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Biography of Joseph Carey Merrick (1862 - 1890)

Joseph Merrick. High-resolution available at Wikipedia.

Exhibitions of live human curiosities had appeared in travelling fairs, circuses and taverns in England since the 1600s. These shows were still popular in 1862 when Joseph Carey Merrick, an apparently healthy baby, was born to Mary Jane and Joseph Merrick in Leicester, England. His parents attributed their son's development of lumpy, grayish skin in early childhood to his mother being knocked over by a fairground elephant while she was pregnant. Despite increasing physical deformities, including the development of a bony lump on his forehead, Joseph had a relatively normal childhood. He attended school and had a close relationship with his mother until age 11 when she died of bronchial pneumonia.

The next year, his father remarried and Merrick left school to begin working. He rolled cigars for a few years until his right hand deformity worsened. He tried to sell items from his father's haberdashery shop, door to door, but was unsuccessful because customers couldn't understand his speech and were frightened of him. At 17, he left home for the Leicester Union Workhouse after his father beat him for failing to earn enough money. He loathed the workhouse and, after four years, escaped it to work in the world of human oddities where he was exhibited as, "Half-a-Man and Half-an-Elephant." In 1884, he moved to London where he was displayed at a shop on Whitechapel Road directly across from the London Hospital.

Physicians and surgeons visited Merrick at the shop, including Surgeon Frederick Treves who invited him to the hospital for an exam. Treves measured Merrick's head circumference at 36 inches, his right wrist at 12 inches and one of his fingers at 5 inches in circumference. He noted that his skin was covered in warty growths, the largest of which exuded an unpleasant smell. Apart from his deformities and the lameness in his hip, Treves concluded that Merrick was in generally good health. Treves presented Merrick at a meeting of the Pathological Society of London but Merrick declined further exams and presentations because they made him feel "like an animal in a cattle market."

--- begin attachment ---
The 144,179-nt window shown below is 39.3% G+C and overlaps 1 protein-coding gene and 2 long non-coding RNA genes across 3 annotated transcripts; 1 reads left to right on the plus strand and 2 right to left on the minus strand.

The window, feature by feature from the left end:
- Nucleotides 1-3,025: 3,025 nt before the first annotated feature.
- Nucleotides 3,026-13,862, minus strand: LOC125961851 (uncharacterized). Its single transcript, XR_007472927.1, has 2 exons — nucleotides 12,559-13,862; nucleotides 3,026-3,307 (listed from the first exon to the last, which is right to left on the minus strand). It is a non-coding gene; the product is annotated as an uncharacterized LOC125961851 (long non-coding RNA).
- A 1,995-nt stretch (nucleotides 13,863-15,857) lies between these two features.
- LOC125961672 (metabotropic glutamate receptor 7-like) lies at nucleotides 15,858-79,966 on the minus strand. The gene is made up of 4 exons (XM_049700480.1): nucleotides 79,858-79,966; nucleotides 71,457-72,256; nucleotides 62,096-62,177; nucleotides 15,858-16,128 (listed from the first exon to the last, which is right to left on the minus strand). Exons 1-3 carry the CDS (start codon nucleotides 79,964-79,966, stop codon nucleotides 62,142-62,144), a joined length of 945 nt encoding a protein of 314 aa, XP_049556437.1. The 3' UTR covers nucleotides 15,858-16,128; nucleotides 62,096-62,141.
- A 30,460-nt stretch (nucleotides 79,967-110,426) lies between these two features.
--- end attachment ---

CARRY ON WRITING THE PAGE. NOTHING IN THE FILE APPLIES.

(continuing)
By 1885, freak shows had fallen out of favor in Victorian England and police closed the 'Elephant Man' exhibit. Merrick's managers sent him to tour in Europe where he was robbed, beaten and abandoned. He eventually made his way back to London in 1886; unable to communicate, police found Treves' business card on him. Treves came and took Merrick to the London Hospital.

Francis Carr Gomm, chairman of the hospital committee, supported Treves in his decision to admit Merrick whose physical condition had deteriorated over the previous two years. However, the hospital was not equipped to care for "incurables." When Carr Gomm approached other institutions and hospitals, they refused to accept Merrick. In an unusual letter to The Times newspaper, Carr Gomm outlined Merrick's case, which resulted in an outpouring of public support. With the financial backing of many donors, Carr Gomm was able to convince the hospital committee to provide Merrick a home in the hospital for the remainder of his life.

Merrick's case attracted the notice of London's high society, including a visit from the Princess of Wales Alexandra. With the help of his supporters, Merrick was able to fulfill long-held desires to visit the theater and to vacation several times in the country. He spent his time writing prose, poetry and creating an intricate church built out of playing cards. An avid letter writer, Merrick often ended his letters with a poem, "False Greatness" by Isaac Watts:

'Tis true my form is something odd,
But blaming me is blaming God;
Could I create myself anew
I would not fail in pleasing you.

If I could reach from pole to pole
Or grasp the ocean with a span,
I would be measured by the soul;
The mind's the standard of the man.

Merrick's condition gradually deteriorated during his four years at the London hospital. He required a great deal of care from the nursing staff and spent much of his time in bed, or sitting in his quarters, with diminishing energy. His facial deformities continued to grow and his head became even more enlarged. He died on April 11, 1890, at the age of 27 from asphyxia, caused by the weight of his head as he lay down.

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Last Reviewed: August 26, 2013